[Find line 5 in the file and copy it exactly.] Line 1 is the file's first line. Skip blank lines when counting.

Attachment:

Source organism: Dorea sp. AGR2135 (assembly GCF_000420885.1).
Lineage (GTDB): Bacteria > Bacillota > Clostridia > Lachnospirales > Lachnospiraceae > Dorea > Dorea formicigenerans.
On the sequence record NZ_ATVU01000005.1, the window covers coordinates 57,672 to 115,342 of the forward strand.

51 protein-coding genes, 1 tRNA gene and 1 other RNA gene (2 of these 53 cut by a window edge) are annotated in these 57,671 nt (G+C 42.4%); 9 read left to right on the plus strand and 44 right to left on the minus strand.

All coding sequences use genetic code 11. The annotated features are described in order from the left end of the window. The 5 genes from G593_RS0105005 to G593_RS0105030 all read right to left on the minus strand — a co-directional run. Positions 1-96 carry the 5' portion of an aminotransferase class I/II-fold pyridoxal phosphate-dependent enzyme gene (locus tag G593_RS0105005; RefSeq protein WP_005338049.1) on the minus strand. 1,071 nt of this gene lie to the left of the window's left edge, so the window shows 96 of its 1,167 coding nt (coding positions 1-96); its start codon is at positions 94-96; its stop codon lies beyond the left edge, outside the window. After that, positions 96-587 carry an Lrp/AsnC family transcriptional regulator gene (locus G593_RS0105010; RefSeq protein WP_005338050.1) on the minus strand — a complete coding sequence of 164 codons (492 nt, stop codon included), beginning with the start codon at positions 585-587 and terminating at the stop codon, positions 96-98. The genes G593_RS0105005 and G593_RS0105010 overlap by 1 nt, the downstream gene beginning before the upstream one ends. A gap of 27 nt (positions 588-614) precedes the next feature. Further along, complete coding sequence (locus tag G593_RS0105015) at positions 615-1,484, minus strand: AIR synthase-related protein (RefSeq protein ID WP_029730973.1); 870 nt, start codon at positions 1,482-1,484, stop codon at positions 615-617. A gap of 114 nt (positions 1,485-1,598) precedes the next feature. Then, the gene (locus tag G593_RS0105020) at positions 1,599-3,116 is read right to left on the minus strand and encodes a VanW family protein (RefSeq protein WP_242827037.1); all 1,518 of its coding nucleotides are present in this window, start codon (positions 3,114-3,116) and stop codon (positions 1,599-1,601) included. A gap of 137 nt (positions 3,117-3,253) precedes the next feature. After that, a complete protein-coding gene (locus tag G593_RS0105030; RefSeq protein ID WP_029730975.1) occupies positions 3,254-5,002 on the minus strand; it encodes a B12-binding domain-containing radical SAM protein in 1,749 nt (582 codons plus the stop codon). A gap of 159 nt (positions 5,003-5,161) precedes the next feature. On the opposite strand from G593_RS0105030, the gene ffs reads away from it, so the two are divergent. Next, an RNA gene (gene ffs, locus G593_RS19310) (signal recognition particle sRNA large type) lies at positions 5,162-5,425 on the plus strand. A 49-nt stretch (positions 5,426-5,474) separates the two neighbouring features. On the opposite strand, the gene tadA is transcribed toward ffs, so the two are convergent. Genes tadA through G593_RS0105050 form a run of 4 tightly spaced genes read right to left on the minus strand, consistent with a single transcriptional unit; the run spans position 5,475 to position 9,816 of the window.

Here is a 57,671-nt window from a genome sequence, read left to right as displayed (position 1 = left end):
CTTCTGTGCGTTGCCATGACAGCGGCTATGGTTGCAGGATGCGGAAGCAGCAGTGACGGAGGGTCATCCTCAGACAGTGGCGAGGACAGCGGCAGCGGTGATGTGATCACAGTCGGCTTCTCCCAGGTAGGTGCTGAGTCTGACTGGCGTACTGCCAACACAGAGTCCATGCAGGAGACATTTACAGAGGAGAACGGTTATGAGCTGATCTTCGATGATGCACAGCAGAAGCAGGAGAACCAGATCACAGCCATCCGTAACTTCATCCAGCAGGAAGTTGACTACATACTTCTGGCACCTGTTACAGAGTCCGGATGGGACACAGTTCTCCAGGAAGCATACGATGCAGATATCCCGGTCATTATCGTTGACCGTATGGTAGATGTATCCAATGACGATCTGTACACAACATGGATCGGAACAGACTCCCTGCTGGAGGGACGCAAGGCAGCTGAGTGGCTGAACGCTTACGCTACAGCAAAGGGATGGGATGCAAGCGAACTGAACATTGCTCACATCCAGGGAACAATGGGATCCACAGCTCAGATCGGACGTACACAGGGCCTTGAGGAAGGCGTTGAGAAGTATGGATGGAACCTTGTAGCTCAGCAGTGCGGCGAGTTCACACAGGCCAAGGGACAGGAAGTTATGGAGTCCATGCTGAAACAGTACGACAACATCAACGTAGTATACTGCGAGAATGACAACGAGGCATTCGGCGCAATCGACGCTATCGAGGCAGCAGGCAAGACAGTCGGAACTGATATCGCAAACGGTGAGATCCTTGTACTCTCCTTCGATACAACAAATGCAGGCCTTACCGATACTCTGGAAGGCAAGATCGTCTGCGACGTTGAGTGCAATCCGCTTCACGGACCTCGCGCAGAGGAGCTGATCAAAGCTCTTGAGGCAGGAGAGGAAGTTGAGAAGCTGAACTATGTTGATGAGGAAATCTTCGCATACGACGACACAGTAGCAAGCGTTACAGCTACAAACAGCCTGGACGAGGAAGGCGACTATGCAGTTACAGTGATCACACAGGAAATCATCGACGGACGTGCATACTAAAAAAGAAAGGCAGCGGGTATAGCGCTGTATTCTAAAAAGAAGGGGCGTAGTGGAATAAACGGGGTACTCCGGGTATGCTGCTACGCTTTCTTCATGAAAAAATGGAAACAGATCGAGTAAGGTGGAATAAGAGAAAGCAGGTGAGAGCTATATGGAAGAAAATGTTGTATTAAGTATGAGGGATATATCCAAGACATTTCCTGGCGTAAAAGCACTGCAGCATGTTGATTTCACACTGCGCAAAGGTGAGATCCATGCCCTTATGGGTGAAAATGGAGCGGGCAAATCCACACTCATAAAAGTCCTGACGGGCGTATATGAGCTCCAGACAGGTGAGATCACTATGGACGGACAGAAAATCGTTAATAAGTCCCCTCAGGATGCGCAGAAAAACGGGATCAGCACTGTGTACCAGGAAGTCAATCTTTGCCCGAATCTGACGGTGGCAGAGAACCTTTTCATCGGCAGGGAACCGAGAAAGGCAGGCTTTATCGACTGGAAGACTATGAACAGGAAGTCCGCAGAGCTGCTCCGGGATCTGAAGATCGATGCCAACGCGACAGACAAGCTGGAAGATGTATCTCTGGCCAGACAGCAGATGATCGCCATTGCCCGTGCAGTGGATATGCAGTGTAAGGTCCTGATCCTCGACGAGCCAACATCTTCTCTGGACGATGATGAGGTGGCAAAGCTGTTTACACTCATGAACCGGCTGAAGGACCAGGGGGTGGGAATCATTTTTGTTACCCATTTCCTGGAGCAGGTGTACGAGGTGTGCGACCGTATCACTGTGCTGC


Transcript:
All coding sequences use genetic code 11. The annotated features are described in order from the left end of the window. The 5 genes from G593_RS0105005 to G593_RS0105030 all read right to left on the minus strand — a co-directional run. Positions 1-96 carry the 5' portion of an aminotransferase class I/II-fold pyridoxal phosphate-dependent enzyme gene (locus tag G593_RS0105005; RefSeq protein WP_005338049.1) on the minus strand. 1,071 nt of this gene lie to the left of the window's left edge, so the window shows 96 of its 1,167 coding nt (coding positions 1-96); its start codon is at positions 94-96; its stop codon lies beyond the left edge, outside the window. After that, positions 96-587 carry an Lrp/AsnC family transcriptional regulator gene (locus G593_RS0105010; RefSeq protein WP_005338050.1) on the minus strand — a complete coding sequence of 164 codons (492 nt, stop codon included), beginning with the start codon at positions 585-587 and terminating at the stop codon, positions 96-98. The genes G593_RS0105005 and G593_RS0105010 overlap by 1 nt, the downstream gene beginning before the upstream one ends. A gap of 27 nt (positions 588-614) precedes the next feature. Further along, complete coding sequence (locus tag G593_RS0105015) at positions 615-1,484, minus strand: AIR synthase-related protein (RefSeq protein ID WP_029730973.1); 870 nt, start codon at positions 1,482-1,484, stop codon at positions 615-617. A gap of 114 nt (positions 1,485-1,598) precedes the next feature. Then, the gene (locus tag G593_RS0105020) at positions 1,599-3,116 is read right to left on the minus strand and encodes a VanW family protein (RefSeq protein WP_242827037.1); all 1,518 of its coding nucleotides are present in this window, start codon (positions 3,114-3,116) and stop codon (positions 1,599-1,601) included. A gap of 137 nt (positions 3,117-3,253) precedes the next feature. After that, a complete protein-coding gene (locus tag G593_RS0105030; RefSeq protein ID WP_029730975.1) occupies positions 3,254-5,002 on the minus strand; it encodes a B12-binding domain-containing radical SAM protein in 1,749 nt (582 codons plus the stop codon). A gap of 159 nt (positions 5,003-5,161) precedes the next feature. On the opposite strand from G593_RS0105030, the gene ffs reads away from it, so the two are divergent. Next, an RNA gene (gene ffs, locus G593_RS19310) (signal recognition particle sRNA large type) lies at positions 5,162-5,425 on the plus strand. A 49-nt stretch (positions 5,426-5,474) separates the two neighbouring features. On the opposite strand, the gene tadA is transcribed toward ffs, so the two are convergent. Genes tadA through G593_RS0105050 form a run of 4 tightly spaced genes read right to left on the minus strand, consistent with a single transcriptional unit; the run spans position 5,475 to position 9,816 of the window.